## Exploratory Multivariate Analysis by Example Using R

Full of real-world case studies and practical advice,

It covers principal component analysis (PCA) when variables are quantitative, correspondence analysis (CA) and multiple correspondence analysis (MCA) when variables are categorical, and hierarchical cluster analysis.

The authors take a geometric point of view that provides a unified vision for exploring multivariate data tables. Within this framework, they present the principles, indicators, and ways of representing and visualising objects that are common to the exploratory methods.

The authors show how to use categorical variables in a PCA context in which variables are quantitative, how to handle more than two categorical variables in a CA context in which there are originally two variables, and how to add quantitative variables in an MCA context in which variables are categorical.

They also illustrate the methods using examples from various fields, with related R code accessible in the FactoMineR package developed by the authors.

The book has been written using minimal mathematics so as to appeal to applied statisticians, as well as researchers from various disciplines, including medical research and the social sciences. Readers can use the theory, examples, and software presented in this book in order to be fully equipped to tackle real-life multivariate data.

**Exploratory Multivariate Analysis by Example Using R**, Second Edition focuses on four fundamental methods of multivariate exploratory data analysis that are most suitable for applications.It covers principal component analysis (PCA) when variables are quantitative, correspondence analysis (CA) and multiple correspondence analysis (MCA) when variables are categorical, and hierarchical cluster analysis.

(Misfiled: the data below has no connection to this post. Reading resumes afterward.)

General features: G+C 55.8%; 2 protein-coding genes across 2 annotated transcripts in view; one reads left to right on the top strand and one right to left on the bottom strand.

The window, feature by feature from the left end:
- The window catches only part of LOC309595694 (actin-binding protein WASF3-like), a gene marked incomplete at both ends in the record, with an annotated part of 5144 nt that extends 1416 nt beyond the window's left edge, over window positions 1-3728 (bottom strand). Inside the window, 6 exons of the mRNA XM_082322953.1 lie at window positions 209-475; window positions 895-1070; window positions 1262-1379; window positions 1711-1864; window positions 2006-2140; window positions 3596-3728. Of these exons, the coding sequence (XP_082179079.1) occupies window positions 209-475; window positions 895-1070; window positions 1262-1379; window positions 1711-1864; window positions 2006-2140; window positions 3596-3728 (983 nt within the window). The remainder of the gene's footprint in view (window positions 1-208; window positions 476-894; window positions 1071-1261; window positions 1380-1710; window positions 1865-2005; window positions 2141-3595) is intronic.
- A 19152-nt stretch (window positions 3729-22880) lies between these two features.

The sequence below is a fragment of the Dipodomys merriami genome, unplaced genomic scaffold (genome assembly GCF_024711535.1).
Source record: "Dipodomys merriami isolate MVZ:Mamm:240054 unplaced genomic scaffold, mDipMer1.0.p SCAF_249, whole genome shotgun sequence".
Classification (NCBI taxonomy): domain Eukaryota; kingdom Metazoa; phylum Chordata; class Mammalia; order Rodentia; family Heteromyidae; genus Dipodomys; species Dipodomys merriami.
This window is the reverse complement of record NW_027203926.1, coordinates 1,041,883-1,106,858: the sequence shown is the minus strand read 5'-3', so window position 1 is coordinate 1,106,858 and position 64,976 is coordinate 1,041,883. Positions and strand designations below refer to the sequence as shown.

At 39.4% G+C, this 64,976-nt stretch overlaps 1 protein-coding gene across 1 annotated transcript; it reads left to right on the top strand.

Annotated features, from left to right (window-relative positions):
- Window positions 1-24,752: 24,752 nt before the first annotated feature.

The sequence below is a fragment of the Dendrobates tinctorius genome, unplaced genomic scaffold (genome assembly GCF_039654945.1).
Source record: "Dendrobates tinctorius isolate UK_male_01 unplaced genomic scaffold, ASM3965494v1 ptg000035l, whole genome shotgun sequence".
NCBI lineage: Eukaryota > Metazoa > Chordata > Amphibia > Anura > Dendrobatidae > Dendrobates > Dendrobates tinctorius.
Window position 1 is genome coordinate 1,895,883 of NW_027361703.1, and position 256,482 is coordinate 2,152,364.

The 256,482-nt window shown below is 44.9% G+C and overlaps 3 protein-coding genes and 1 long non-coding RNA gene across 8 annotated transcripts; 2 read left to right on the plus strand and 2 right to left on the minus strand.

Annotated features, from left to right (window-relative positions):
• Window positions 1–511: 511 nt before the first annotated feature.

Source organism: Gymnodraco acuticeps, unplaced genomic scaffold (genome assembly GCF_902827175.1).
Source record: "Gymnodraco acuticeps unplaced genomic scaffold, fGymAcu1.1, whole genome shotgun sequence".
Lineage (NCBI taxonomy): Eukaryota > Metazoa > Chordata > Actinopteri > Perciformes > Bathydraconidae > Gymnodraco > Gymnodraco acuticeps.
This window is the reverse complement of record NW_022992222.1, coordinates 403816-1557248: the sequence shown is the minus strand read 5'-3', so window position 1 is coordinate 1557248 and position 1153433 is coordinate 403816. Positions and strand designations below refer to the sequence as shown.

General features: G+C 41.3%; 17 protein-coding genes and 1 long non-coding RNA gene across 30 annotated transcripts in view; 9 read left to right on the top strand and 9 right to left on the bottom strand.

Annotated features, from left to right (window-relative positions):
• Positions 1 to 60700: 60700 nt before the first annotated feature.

The authors take a geometric point of view that provides a unified vision for exploring multivariate data tables. Within this framework, they present the principles, indicators, and ways of representing and visualising objects that are common to the exploratory methods.

The authors show how to use categorical variables in a PCA context in which variables are quantitative, how to handle more than two categorical variables in a CA context in which there are originally two variables, and how to add quantitative variables in an MCA context in which variables are categorical.

They also illustrate the methods using examples from various fields, with related R code accessible in the FactoMineR package developed by the authors.

The book has been written using minimal mathematics so as to appeal to applied statisticians, as well as researchers from various disciplines, including medical research and the social sciences. Readers can use the theory, examples, and software presented in this book in order to be fully equipped to tackle real-life multivariate data.

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